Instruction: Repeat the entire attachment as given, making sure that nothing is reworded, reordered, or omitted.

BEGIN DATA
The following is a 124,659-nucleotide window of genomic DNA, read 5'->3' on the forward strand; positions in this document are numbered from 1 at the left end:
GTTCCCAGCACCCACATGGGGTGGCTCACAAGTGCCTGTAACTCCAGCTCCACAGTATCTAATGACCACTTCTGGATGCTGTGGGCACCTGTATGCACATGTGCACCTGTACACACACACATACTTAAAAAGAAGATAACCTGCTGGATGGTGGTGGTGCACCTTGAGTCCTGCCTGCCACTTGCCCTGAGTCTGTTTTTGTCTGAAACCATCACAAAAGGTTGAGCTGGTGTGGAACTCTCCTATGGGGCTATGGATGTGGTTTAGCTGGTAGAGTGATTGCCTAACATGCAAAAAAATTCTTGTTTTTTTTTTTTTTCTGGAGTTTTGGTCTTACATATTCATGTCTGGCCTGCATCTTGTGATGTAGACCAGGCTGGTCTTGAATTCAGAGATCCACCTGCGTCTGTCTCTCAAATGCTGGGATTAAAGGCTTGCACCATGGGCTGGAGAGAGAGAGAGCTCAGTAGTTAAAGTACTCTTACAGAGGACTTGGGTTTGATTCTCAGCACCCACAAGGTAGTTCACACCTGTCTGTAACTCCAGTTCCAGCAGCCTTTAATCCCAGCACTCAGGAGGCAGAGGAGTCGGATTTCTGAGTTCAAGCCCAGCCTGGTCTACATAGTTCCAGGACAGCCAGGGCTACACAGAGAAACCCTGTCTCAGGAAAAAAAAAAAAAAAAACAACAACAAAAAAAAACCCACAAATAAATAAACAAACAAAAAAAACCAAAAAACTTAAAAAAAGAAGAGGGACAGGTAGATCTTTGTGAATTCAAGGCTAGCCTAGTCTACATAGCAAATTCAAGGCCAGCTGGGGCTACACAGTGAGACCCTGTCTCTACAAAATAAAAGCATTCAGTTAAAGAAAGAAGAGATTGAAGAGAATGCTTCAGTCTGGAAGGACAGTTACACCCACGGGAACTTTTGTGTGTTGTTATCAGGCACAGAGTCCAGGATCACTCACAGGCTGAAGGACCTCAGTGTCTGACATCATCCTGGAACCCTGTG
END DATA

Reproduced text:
The following is a 124,659-nucleotide window of genomic DNA, read 5'->3' on the forward strand; positions in this document are numbered from 1 at the left end:
GTTCCCAGCACCCACATGGGGTGGCTCACAAGTGCCTGTAACTCCAGCTCCACAGTATCTAATGACCACTTCTGGATGCTGTGGGCACCTGTATGCACATGTGCACCTGTACACACACACATACTTAAAAAGAAGATAACCTGCTGGATGGTGGTGGTGCACCTTGAGTCCTGCCTGCCACTTGCCCTGAGTCTGTTTTTGTCTGAAACCATCACAAAAGGTTGAGCTGGTGTGGAACTCTCCTATGGGGCTATGGATGTGGTTTAGCTGGTAGAGTGATTGCCTAACATGCAAAAAAATTCTTGTTTTTTTTTTTTTTCTGGAGTTTTGGTCTTACATATTCATGTCTGGCCTGCATCTTGTGATGTAGACCAGGCTGGTCTTGAATTCAGAGATCCACCTGCGTCTGTCTCTCAAATGCTGGGATTAAAGGCTTGCACCATGGGCTGGAGAGAGAGAGAGCTCAGTAGTTAAAGTACTCTTACAGAGGACTTGGGTTTGATTCTCAGCACCCACAAGGTAGTTCACACCTGTCTGTAACTCCAGTTCCAGCAGCCTTTAATCCCAGCACTCAGGAGGCAGAGGAGTCGGATTTCTGAGTTCAAGCCCAGCCTGGTCTACATAGTTCCAGGACAGCCAGGGCTACACAGAGAAACCCTGTCTCAGGAAAAAAAAAAAAAAAAACAACAACAAAAAAAAACCCACAAATAAATAAACAAACAAAAAAAACCAAAAAACTTAAAAAAAGAAGAGGGACAGGTAGATCTTTGTGAATTCAAGGCTAGCCTAGTCTACATAGCAAATTCAAGGCCAGCTGGGGCTACACAGTGAGACCCTGTCTCTACAAAATAAAAGCATTCAGTTAAAGAAAGAAGAGATTGAAGAGAATGCTTCAGTCTGGAAGGACAGTTACACCCACGGGAACTTTTGTGTGTTGTTATCAGGCACAGAGTCCAGGATCACTCACAGGCTGAAGGACCTCAGTGTCTGACATCATCCTGGAACCCTGTG